Published: Mon, May 20, 2019
Finance | By Loren Pratt

Does Tesla need to accept its Autopilot is faulty?

Does Tesla need to accept its Autopilot is faulty?

Tesla has wirelessly updated the software on the Model S and Model X, after spontaneous battery fires in Shanghai and Hong Kong.

While Tesla is still investigating the incidents, the firm is taking action "out of an abundance of caution". NTSB investigators are also probing how the electric Tesla's batteries behave after accidents following several fires.

But let's unpack, briefly, what might be going on with these Teslas-and why there isn't necessarily cause to worry just yet.

Within the past month two Tesla Model S electric vehicles have burst into flames while unattended in a parking lot. It's not much different from, say, a fuel tank burping out its contents (which then ignite) after, say, a auto is pancaked by a much larger, faster-moving vehicle. Tesla earlier confirmed it was examining an incident in Shanghai after a auto bearing the company's logo was shown in an April social media video emitting smoke before bursting into flames. The update, intended only for the Model S and Model X, will supposedly protect the battery and extend its life by changing battery charge and thermal management settings.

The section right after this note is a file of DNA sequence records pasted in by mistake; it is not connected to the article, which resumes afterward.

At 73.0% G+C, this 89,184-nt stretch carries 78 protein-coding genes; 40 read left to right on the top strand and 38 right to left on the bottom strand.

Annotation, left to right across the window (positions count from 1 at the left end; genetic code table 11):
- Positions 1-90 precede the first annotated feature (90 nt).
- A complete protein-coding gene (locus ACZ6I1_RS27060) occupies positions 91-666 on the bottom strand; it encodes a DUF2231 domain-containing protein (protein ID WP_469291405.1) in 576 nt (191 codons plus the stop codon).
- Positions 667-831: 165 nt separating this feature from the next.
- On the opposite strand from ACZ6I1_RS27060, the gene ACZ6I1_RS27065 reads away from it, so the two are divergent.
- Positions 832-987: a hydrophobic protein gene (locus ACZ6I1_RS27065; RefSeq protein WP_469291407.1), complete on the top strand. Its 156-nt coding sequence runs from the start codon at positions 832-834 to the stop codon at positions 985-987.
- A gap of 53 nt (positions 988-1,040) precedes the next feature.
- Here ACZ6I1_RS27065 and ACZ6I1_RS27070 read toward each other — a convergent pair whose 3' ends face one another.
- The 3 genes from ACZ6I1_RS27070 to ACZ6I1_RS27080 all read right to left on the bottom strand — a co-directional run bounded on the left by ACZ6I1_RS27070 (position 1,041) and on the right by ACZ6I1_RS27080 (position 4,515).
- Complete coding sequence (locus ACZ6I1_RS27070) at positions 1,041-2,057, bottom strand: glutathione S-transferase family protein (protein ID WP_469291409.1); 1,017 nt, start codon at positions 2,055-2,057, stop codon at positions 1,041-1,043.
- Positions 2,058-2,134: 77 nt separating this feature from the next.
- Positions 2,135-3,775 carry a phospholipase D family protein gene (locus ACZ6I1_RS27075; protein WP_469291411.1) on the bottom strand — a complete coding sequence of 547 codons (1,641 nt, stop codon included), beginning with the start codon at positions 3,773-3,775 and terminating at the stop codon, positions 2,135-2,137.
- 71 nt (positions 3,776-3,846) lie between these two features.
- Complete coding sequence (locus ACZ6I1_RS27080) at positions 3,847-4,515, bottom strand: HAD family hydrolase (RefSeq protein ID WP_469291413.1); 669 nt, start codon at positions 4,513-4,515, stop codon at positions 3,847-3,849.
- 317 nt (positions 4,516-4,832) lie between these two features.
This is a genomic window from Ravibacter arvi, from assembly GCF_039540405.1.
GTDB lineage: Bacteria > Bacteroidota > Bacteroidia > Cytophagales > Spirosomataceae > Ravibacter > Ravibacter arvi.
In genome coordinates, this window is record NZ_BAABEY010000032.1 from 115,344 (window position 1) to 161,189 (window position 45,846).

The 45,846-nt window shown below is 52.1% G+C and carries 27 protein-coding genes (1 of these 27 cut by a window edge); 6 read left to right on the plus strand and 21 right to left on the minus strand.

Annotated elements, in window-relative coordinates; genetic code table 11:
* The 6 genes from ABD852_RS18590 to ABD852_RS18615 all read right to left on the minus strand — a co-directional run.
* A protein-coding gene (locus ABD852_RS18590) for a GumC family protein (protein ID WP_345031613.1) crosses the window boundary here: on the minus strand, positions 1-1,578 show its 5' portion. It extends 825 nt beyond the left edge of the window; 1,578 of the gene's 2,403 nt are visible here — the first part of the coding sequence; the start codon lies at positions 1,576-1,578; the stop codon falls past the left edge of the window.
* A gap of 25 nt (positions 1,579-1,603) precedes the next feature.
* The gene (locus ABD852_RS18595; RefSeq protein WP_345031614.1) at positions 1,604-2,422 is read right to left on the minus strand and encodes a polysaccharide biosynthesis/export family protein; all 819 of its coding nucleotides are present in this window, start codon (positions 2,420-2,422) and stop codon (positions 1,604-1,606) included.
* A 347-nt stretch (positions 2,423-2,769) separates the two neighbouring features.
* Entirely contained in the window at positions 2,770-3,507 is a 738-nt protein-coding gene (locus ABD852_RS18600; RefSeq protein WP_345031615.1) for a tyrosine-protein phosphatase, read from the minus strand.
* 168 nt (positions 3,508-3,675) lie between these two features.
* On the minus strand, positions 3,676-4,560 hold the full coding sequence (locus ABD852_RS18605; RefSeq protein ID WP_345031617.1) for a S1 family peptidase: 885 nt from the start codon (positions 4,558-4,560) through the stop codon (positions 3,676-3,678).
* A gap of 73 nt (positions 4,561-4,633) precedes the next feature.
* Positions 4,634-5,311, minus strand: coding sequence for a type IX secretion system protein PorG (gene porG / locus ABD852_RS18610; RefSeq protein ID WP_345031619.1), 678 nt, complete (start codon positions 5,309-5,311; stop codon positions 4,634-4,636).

It is entirely possible that the Teslas that caught fire experienced thermal runaway shortly after being parked.

Tesla needs a better system to more quickly detect whether drivers are paying attention and warn them if they are not, Friedman said. Even for the Model 3 Performance variant, the company designed a software upgrade which would overclock the car's AC compressor in the high-speed ranges to cool the battery pack. The Tesla's roof "was sheared off as the vehicle underrode the semitrailer" and the car's 50-year-old driver died in the crash. Or maybe not-we don't know-that owner could have retrofitted the grille design because they didn't like the Lord Voldemort-looking facelift.

ONE of Tesla's key suppliers may hold the key to how soon we see the maker's future models in Australia.

Compared with regular, combustion-engine-powered vehicles, electric auto fires can't be put out with foam or chemicals.

The Verge notes that this crash is at least the fourth fatal incident involving a Tesla vehicle with Autopilot enabled.

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